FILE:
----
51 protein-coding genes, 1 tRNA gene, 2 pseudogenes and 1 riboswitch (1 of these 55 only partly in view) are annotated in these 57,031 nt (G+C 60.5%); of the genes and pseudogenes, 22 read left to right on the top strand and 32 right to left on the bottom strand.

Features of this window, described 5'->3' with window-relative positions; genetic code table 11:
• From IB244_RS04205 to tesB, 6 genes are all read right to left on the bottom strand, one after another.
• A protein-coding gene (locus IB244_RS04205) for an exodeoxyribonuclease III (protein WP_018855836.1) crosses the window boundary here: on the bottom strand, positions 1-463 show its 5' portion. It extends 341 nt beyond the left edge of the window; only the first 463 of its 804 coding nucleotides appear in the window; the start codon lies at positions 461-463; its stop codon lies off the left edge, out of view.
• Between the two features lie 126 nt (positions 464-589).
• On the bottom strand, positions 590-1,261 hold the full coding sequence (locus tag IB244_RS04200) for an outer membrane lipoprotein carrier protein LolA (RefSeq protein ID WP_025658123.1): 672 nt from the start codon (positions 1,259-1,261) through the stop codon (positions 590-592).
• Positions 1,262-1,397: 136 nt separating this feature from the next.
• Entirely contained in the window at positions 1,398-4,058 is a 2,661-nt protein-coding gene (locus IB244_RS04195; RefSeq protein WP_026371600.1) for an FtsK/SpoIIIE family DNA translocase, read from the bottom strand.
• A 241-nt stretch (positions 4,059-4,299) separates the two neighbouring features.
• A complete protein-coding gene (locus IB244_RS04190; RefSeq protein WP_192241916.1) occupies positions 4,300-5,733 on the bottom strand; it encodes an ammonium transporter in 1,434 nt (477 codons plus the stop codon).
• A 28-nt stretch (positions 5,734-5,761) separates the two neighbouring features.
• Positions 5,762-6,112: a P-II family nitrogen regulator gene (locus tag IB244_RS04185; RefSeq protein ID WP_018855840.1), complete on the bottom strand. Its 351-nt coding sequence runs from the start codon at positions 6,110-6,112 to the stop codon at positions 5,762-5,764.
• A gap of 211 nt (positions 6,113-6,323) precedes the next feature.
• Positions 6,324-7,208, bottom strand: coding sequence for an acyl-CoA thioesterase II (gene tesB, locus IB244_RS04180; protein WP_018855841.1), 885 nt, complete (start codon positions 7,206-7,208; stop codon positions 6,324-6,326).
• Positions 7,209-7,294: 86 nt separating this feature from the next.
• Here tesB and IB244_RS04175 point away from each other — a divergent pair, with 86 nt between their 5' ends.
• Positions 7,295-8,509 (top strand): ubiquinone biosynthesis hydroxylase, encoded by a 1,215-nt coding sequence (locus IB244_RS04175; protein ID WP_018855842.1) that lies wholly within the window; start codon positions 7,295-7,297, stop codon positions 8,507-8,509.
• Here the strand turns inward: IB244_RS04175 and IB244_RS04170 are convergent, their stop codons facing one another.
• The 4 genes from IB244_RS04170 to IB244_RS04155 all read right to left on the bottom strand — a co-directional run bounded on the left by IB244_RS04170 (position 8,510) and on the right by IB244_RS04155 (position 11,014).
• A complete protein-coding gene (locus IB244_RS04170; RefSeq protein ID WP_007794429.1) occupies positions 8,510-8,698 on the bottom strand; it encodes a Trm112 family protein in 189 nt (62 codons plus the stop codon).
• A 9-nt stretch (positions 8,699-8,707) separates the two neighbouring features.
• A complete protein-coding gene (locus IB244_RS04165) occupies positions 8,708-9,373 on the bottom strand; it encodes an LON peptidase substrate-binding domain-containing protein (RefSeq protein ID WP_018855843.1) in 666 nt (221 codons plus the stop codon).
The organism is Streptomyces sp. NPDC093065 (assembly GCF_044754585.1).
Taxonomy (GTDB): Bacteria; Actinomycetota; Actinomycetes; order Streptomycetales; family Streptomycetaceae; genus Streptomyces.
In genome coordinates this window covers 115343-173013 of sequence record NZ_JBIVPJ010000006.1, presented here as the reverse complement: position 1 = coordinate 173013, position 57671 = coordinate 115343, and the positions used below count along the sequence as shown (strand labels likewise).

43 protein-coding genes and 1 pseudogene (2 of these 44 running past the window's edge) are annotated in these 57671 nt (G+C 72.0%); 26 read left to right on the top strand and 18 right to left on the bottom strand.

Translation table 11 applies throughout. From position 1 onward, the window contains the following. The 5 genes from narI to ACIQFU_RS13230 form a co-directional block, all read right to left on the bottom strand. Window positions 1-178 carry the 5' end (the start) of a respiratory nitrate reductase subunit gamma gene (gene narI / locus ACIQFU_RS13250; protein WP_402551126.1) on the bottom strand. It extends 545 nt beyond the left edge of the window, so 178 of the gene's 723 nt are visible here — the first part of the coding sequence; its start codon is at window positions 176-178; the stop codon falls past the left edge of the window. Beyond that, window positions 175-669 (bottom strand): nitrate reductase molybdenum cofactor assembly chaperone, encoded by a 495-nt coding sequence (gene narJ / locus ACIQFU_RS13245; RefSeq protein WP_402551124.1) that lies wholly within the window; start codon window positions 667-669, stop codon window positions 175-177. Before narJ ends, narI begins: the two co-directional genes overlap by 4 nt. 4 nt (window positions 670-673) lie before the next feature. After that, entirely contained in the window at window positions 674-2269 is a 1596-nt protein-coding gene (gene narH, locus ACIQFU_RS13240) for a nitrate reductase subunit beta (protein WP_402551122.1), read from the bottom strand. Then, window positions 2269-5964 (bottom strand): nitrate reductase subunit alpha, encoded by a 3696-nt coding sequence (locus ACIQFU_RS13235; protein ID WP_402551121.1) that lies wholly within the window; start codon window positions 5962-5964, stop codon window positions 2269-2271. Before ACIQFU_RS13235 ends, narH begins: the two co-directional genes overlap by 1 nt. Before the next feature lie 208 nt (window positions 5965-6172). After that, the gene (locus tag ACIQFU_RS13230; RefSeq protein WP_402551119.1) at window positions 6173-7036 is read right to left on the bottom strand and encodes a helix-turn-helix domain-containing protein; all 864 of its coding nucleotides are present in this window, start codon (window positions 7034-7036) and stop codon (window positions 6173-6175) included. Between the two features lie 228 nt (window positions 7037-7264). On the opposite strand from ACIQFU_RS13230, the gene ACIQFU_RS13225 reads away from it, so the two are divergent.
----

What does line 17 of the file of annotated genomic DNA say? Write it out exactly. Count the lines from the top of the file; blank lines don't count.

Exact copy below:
• Positions 7,295-8,509 (top strand): ubiquinone biosynthesis hydroxylase, encoded by a 1,215-nt coding sequence (locus IB244_RS04175; protein ID WP_018855842.1) that lies wholly within the window; start codon positions 7,295-7,297, stop codon positions 8,507-8,509.